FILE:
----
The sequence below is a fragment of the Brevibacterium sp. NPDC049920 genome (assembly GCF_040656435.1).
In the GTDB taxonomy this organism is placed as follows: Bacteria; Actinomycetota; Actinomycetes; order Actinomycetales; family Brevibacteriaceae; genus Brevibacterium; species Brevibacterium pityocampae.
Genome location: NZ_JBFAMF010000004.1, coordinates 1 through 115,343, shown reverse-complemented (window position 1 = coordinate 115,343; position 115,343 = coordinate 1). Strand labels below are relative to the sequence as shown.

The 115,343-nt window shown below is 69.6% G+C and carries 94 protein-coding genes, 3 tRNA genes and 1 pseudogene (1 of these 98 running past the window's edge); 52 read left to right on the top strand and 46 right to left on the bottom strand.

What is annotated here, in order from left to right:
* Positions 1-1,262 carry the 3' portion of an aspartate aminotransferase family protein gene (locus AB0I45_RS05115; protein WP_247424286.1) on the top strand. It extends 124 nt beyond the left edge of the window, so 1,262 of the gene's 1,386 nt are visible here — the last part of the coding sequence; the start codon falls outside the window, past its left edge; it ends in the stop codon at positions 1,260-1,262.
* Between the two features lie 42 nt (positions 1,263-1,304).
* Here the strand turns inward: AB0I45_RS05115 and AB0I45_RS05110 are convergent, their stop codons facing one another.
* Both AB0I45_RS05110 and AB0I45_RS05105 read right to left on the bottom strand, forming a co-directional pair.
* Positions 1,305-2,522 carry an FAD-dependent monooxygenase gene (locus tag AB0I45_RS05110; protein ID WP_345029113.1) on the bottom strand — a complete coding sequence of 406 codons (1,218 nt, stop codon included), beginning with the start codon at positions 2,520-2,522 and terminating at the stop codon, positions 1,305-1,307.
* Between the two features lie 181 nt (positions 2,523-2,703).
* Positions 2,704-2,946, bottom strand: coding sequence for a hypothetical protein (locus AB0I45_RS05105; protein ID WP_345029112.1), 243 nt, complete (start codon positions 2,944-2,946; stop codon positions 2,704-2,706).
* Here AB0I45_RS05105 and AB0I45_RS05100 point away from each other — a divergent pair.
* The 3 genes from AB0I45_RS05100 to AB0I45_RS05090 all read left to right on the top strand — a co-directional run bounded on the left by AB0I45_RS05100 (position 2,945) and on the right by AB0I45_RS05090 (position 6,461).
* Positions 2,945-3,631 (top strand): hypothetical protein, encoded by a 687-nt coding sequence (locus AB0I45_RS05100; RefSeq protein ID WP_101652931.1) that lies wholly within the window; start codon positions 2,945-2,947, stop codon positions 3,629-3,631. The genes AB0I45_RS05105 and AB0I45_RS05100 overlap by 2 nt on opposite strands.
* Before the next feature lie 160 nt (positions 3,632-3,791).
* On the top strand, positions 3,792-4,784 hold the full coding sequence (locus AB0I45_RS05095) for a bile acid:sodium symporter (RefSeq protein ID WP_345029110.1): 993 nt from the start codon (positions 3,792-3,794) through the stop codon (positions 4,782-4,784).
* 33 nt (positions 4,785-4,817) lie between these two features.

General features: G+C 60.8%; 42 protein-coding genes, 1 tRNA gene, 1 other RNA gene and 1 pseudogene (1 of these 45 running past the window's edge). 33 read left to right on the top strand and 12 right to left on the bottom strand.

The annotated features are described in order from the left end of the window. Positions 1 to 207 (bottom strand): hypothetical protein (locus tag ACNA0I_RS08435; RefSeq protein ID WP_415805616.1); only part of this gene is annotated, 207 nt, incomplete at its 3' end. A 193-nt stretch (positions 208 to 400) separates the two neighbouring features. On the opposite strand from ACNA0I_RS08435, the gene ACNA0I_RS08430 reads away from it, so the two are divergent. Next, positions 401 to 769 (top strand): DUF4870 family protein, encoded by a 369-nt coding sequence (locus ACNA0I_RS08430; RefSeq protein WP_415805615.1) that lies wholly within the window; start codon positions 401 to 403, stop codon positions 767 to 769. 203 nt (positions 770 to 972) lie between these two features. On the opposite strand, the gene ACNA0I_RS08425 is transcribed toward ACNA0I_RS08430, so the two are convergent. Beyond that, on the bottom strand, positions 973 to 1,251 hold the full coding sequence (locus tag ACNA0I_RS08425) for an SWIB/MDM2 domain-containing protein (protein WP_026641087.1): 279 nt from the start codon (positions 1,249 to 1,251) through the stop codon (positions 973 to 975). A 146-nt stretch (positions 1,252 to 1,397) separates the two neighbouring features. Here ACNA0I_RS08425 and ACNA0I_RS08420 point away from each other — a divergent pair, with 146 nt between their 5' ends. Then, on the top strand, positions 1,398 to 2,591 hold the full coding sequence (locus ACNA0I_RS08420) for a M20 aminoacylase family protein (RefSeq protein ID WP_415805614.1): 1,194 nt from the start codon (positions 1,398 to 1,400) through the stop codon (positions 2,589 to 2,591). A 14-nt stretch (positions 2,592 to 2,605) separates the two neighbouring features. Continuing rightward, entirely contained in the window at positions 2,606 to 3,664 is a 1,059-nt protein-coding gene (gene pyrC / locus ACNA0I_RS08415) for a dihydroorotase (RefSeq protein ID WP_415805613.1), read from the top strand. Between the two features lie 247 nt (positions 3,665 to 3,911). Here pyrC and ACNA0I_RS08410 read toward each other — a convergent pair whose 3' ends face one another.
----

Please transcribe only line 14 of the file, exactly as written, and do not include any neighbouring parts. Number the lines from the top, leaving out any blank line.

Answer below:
* The 3 genes from AB0I45_RS05100 to AB0I45_RS05090 all read left to right on the top strand — a co-directional run bounded on the left by AB0I45_RS05100 (position 2,945) and on the right by AB0I45_RS05090 (position 6,461).